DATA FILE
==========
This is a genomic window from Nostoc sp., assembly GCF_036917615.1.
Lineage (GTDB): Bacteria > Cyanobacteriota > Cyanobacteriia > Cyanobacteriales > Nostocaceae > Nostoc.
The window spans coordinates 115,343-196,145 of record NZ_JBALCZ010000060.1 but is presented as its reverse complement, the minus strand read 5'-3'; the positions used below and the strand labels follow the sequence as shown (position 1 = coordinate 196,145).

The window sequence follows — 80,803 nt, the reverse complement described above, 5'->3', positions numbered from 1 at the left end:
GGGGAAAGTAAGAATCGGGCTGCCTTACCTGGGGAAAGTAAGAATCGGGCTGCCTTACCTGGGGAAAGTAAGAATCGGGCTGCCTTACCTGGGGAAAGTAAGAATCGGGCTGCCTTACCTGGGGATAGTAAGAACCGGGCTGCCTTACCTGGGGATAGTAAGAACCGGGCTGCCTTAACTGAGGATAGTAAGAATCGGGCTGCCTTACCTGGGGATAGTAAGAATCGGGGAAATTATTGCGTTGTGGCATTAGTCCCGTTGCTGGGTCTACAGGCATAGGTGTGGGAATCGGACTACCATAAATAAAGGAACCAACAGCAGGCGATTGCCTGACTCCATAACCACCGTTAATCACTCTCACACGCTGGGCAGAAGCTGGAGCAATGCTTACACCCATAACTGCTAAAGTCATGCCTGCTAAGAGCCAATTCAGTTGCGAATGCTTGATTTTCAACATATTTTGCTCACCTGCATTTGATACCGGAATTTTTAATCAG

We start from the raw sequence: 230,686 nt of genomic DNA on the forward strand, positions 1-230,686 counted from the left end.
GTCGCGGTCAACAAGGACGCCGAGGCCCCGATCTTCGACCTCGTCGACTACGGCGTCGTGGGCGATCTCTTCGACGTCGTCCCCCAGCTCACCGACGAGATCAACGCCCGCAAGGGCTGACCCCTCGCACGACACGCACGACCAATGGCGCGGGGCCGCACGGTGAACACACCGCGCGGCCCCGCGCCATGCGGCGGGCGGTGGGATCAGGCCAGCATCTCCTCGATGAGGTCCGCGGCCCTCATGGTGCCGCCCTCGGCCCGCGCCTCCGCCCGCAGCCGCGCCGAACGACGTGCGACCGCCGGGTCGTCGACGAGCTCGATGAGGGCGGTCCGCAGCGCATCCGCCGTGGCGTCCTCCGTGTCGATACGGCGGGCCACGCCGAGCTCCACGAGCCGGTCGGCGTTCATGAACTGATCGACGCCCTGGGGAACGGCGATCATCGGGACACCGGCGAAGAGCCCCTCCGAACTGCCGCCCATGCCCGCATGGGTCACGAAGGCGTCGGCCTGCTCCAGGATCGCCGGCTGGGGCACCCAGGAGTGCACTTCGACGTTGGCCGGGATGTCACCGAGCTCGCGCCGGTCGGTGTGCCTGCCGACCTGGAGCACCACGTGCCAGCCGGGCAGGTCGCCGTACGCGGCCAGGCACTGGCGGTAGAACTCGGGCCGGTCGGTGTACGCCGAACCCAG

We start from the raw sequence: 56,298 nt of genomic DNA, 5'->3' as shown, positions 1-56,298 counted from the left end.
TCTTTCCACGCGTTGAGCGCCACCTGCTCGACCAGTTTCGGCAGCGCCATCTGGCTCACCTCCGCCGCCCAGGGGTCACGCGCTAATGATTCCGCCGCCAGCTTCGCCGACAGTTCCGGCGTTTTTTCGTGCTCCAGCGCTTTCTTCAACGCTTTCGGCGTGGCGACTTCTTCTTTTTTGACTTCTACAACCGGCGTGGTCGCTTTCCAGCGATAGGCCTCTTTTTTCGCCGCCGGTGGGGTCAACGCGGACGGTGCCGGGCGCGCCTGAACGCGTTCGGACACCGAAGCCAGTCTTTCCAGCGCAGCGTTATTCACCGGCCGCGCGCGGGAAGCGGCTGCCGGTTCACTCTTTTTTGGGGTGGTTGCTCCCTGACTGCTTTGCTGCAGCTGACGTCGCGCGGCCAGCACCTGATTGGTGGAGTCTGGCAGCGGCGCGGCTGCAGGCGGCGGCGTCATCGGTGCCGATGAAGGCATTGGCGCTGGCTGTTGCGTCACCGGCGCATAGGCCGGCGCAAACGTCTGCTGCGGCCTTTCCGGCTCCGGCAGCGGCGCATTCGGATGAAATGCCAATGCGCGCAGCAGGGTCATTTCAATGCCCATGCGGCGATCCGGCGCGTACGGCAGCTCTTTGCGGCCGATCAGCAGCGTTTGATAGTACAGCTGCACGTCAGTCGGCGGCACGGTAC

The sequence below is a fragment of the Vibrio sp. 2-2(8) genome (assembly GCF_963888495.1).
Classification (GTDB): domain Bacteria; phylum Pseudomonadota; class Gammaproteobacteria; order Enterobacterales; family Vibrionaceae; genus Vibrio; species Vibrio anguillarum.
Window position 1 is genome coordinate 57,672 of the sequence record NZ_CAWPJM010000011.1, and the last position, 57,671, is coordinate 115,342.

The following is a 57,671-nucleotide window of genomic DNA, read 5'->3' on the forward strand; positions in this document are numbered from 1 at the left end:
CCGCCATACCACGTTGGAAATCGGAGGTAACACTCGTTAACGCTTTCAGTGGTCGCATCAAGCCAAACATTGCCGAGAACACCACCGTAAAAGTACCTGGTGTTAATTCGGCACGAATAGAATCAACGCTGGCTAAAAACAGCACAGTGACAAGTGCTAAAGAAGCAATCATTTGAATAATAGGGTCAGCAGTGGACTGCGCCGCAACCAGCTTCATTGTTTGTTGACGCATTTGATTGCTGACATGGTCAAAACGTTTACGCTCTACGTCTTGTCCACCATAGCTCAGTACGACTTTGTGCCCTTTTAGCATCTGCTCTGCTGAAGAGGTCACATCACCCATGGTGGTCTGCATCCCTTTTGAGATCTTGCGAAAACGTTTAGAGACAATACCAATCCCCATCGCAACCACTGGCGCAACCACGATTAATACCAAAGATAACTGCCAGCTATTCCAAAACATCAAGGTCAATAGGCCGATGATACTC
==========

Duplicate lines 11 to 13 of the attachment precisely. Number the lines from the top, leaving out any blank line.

Classification (GTDB): domain Bacteria; phylum Pseudomonadota; class Gammaproteobacteria; order Enterobacterales; family Vibrionaceae; genus Vibrio; species Vibrio anguillarum.
Window position 1 is genome coordinate 57,672 of the sequence record NZ_CAWPJM010000011.1, and the last position, 57,671, is coordinate 115,342.

The following is a 57,671-nucleotide window of genomic DNA, read 5'->3' on the forward strand; positions in this document are numbered from 1 at the left end: